I had just been ejected from the rapidly declining New Orleans music venue, Tipitina’s, when I felt a dull throbbing in my back pocket. I ignored the vibrations to make some more disparaging comments at the band loading out the gear their parents had recently purchased for them. Who calls a band Jawbreaker when they aren’t even Jawbreaker? Who starts a 90s cover band with the same name as a fairly popular 90s act? Children with no sense of history, that’s who. Waste of twelve of dollars. That’s like eleven cheeseburgers at Rally’s I could have used to trim a few days off my life span like the wilted leaves they would have otherwise been. I can’t stand the thought of getting old. I want to die young and leave a pudgy, purple Chris Farley-looking corpse.
The worst part about being an aging hair farm is when pop culture passes you by. I threw a rock at the fake Jawbreaker’s car and even though I completely missed I was scared of getting into trouble so I made my best approximation of what it looks like to run and wheezed and sweated my ass all the way down to the basketball court across from Ms. Mae’s. I collapsed on a bench and pulled out my phone to see if maybe today is the day someone decided to send me pictures of their sex parts. I saw I had an e-mail from my editor and I was immediately daydreaming about the possibilities of his dong.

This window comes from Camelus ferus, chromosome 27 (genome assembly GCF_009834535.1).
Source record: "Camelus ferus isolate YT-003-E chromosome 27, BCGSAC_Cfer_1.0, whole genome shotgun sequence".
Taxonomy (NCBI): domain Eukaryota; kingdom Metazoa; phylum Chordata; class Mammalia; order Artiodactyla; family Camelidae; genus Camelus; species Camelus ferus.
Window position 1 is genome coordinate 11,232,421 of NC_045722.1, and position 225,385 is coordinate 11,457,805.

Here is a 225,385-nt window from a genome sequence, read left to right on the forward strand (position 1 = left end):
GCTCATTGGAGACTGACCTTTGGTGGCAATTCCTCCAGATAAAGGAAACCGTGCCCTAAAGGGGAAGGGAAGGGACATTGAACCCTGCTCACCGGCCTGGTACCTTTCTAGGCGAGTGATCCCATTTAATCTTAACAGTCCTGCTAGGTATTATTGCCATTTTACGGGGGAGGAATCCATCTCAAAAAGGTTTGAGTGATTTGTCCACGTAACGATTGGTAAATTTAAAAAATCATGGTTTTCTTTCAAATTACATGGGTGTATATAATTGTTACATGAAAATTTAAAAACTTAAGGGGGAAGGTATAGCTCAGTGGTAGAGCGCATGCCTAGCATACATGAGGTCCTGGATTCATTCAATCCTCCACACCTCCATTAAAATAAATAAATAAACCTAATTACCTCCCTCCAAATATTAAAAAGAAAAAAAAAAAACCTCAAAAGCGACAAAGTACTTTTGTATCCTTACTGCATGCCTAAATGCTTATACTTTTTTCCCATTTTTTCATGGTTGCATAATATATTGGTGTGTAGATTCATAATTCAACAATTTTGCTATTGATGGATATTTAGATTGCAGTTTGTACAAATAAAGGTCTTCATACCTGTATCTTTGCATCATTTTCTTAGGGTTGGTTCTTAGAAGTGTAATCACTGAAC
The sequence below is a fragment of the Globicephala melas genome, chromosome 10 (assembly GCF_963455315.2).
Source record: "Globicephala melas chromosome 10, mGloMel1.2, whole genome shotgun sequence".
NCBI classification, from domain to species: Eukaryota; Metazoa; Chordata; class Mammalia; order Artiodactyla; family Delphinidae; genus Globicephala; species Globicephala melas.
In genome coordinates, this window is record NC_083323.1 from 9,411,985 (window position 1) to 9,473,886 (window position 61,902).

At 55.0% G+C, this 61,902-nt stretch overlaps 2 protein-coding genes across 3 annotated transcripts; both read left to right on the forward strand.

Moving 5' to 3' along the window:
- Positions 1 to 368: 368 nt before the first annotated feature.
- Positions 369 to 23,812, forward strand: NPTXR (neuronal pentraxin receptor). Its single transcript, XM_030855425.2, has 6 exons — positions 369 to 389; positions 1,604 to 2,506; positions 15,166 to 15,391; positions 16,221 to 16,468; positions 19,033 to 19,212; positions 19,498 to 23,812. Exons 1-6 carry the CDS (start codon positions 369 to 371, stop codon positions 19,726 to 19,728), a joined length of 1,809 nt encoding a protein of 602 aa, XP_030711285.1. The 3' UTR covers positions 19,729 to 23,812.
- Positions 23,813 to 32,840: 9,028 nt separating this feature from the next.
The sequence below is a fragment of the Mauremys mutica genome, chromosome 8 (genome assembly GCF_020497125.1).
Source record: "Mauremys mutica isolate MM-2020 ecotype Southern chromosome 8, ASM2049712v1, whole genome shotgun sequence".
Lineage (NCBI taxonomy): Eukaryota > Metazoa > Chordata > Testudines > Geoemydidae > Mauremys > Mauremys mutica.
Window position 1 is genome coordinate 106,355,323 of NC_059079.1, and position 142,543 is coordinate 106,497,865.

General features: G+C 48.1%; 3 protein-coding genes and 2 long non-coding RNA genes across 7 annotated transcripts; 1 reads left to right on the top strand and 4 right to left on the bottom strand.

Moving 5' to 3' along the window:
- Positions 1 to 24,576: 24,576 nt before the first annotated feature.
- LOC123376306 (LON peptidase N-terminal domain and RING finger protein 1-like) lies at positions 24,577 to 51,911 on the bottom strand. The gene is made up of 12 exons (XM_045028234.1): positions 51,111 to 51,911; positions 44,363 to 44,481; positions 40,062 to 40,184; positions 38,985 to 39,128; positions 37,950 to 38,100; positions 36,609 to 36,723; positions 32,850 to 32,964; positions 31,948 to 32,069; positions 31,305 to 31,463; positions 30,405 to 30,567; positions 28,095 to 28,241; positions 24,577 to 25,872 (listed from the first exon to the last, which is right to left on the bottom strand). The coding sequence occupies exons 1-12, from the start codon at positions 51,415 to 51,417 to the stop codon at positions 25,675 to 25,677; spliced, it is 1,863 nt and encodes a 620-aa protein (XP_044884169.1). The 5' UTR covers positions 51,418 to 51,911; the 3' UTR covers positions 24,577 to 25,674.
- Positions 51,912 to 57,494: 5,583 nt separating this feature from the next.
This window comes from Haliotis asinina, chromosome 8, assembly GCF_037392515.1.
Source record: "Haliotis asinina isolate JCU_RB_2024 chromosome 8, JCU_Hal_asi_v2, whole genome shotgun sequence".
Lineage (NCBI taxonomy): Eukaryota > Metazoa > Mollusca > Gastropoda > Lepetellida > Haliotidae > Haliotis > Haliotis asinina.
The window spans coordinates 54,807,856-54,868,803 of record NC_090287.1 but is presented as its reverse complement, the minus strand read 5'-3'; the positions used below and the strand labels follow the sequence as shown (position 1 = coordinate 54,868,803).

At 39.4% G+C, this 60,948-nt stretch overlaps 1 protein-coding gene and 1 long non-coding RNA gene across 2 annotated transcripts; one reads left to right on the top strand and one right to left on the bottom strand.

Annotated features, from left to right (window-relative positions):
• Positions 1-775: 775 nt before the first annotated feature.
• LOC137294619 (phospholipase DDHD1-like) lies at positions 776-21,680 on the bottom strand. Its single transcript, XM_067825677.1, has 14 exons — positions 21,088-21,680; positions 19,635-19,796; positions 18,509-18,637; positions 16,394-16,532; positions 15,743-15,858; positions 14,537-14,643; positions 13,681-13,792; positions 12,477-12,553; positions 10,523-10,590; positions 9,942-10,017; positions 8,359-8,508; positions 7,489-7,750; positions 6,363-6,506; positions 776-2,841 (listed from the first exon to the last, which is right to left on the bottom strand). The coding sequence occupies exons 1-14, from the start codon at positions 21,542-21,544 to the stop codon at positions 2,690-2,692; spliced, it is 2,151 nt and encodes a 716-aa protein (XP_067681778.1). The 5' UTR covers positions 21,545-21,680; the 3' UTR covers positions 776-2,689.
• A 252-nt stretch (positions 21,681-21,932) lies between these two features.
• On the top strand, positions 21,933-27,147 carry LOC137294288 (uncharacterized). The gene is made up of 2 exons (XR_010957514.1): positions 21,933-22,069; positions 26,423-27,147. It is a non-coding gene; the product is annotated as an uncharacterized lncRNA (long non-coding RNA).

I was only slightly disappointed when it was a writing gig. He offered me enough money to buy almost twenty-three cheeseburgers from Rally’s so you know I had to accept the mission. And that mission was to review a record that had dropped that day called Sensitive G by someone I surprisingly had not heard of called Eyedress. How could there be new music I didn’t know about? My thumb had been firmly placed up my asshole for years and that is notoriously one of the best ways to check a pulse. Perhaps due to the thumb technically not being a finger I had lost touch with what was going on.
The music of Eyedress is certainly not the product of a child with no sense of history. The entire album has a very cohesive aesthetic that is present even when Eyedress drastically shifts from genre to genre. There’s an intimacy bordering on claustrophobia you really only find in one man bands. It made me think of some of those early Blank Dogs albums I used to listen to back when I lived in Brooklyn back in the late 2000s. Unlike my time in Brooklyn, none of the 20 tracks on Sensitive G outstay their welcome. It immediately took me to that time in my life when my friends were my family and cocaine usage was kept constant yet casual. I was feeling the same nostalgia I had hoped to conjure by going to see Jawbreaker as well as the heartbreak of seeing a bunch of babies covering Weezer and realizing they probably got their name from a Rose McGowen movie.
Whether it’s the surprising R&B elements of “PTSD”, the snotty Redd Kross punk rock of “No Love in the City”, or the watery love and Marine Girls-style guitar playing in “Alone Time”, Eyedress does it all with a very unified spirit. It sort of reminds me of when Maxwell covered Kate Bush on his Unplugged and prefaced the song by saying that “Kate Bush is da bomb”. I feel like Eyedress also thinks Kate Bush is da bomb. There’s a yearning for authenticity on this record. Wondering what happened to the real motherfuckers who just wanted to feel something. Not all prolific geniuses need to be misguided clowns wearing Donald Trump hats. Sensitive G is the product of someone who doesn’t have to announce on Twitter that they are going to focus on being creative. I love it.-Joe Somar